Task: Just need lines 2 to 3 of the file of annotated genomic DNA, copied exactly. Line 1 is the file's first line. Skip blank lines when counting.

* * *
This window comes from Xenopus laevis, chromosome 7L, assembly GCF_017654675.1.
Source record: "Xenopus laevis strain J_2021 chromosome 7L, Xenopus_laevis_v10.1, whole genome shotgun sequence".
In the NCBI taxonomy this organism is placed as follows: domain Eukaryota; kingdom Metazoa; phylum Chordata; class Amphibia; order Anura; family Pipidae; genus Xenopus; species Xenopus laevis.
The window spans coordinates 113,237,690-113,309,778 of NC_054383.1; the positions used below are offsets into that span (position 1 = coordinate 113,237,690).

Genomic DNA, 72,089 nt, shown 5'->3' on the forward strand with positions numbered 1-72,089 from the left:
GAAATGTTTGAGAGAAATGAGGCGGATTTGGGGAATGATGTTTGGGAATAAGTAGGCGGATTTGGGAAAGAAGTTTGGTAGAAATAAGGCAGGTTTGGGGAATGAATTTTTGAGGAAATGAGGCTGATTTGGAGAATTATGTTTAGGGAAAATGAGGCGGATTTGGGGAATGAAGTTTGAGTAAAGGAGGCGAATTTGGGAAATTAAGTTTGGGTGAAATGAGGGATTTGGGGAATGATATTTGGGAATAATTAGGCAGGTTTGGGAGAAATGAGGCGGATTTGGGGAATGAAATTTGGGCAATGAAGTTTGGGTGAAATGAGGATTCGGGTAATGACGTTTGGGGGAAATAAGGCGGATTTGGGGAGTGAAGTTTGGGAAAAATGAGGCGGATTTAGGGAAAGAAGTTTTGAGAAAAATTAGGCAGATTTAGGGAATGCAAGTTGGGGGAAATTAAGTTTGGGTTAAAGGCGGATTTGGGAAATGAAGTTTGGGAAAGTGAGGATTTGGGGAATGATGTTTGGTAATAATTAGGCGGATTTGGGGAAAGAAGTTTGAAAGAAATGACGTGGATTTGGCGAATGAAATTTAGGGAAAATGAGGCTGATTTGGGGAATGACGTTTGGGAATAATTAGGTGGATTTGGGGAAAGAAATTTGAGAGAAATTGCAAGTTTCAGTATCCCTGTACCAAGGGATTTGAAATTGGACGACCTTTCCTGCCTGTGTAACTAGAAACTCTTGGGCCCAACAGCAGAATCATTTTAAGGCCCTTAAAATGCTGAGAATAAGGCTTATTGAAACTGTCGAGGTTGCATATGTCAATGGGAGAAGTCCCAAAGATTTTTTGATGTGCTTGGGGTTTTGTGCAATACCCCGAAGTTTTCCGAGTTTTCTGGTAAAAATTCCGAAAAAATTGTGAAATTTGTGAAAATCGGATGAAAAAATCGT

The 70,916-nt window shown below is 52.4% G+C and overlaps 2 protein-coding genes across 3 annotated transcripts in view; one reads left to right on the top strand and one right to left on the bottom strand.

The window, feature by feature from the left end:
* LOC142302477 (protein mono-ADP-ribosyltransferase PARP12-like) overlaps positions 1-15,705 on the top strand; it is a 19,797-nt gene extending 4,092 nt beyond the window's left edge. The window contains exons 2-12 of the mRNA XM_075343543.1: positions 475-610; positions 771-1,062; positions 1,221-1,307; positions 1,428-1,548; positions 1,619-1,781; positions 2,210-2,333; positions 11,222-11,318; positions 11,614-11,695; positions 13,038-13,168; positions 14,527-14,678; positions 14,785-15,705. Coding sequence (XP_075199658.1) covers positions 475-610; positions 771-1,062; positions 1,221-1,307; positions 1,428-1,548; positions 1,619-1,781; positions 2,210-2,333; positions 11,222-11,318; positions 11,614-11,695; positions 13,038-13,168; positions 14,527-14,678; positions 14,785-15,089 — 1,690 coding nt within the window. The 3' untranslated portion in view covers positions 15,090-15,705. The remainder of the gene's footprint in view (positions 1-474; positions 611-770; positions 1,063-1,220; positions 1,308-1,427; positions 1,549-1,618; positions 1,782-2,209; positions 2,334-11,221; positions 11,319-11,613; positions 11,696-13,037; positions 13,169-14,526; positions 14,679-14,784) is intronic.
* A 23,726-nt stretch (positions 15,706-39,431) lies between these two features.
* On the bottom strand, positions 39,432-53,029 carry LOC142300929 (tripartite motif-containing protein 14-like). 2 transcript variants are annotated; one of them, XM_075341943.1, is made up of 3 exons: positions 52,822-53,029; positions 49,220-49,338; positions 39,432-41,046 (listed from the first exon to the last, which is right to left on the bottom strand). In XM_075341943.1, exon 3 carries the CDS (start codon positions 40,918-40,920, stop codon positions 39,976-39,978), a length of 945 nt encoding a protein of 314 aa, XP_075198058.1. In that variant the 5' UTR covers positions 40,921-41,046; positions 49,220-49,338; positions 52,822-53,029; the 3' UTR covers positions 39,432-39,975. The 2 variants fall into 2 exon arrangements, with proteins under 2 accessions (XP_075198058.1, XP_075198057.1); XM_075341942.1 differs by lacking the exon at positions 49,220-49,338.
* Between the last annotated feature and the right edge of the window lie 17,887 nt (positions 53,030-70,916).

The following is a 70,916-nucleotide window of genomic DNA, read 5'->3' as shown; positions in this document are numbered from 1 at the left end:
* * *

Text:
Source record: "Xenopus laevis strain J_2021 chromosome 7L, Xenopus_laevis_v10.1, whole genome shotgun sequence".
In the NCBI taxonomy this organism is placed as follows: domain Eukaryota; kingdom Metazoa; phylum Chordata; class Amphibia; order Anura; family Pipidae; genus Xenopus; species Xenopus laevis.